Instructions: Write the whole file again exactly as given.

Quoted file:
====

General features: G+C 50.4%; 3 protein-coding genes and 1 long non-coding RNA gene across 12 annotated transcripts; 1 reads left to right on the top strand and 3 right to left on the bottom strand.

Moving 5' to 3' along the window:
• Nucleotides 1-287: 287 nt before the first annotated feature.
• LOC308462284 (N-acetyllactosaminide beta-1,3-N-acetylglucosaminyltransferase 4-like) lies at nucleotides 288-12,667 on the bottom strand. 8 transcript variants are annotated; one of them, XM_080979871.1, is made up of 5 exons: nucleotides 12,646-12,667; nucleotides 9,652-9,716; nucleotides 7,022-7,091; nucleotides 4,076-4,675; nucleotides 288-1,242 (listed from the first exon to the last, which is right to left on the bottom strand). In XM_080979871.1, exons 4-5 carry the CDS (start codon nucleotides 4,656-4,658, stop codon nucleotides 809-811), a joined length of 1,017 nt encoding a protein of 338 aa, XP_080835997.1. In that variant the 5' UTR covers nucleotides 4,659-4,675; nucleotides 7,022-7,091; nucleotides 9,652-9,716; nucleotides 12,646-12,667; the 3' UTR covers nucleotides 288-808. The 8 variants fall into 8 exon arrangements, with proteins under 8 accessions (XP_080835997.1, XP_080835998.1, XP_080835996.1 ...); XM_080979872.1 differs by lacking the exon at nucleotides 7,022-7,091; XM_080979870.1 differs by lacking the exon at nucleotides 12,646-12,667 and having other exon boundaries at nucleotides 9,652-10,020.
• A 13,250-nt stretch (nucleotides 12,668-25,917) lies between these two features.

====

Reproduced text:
General features: G+C 50.4%; 3 protein-coding genes and 1 long non-coding RNA gene across 12 annotated transcripts; 1 reads left to right on the top strand and 3 right to left on the bottom strand.

Moving 5' to 3' along the window:
• Nucleotides 1-287: 287 nt before the first annotated feature.
• LOC308462284 (N-acetyllactosaminide beta-1,3-N-acetylglucosaminyltransferase 4-like) lies at nucleotides 288-12,667 on the bottom strand. 8 transcript variants are annotated; one of them, XM_080979871.1, is made up of 5 exons: nucleotides 12,646-12,667; nucleotides 9,652-9,716; nucleotides 7,022-7,091; nucleotides 4,076-4,675; nucleotides 288-1,242 (listed from the first exon to the last, which is right to left on the bottom strand). In XM_080979871.1, exons 4-5 carry the CDS (start codon nucleotides 4,656-4,658, stop codon nucleotides 809-811), a joined length of 1,017 nt encoding a protein of 338 aa, XP_080835997.1. In that variant the 5' UTR covers nucleotides 4,659-4,675; nucleotides 7,022-7,091; nucleotides 9,652-9,716; nucleotides 12,646-12,667; the 3' UTR covers nucleotides 288-808. The 8 variants fall into 8 exon arrangements, with proteins under 8 accessions (XP_080835997.1, XP_080835998.1, XP_080835996.1 ...); XM_080979872.1 differs by lacking the exon at nucleotides 7,022-7,091; XM_080979870.1 differs by lacking the exon at nucleotides 12,646-12,667 and having other exon boundaries at nucleotides 9,652-10,020.
• A 13,250-nt stretch (nucleotides 12,668-25,917) lies between these two features.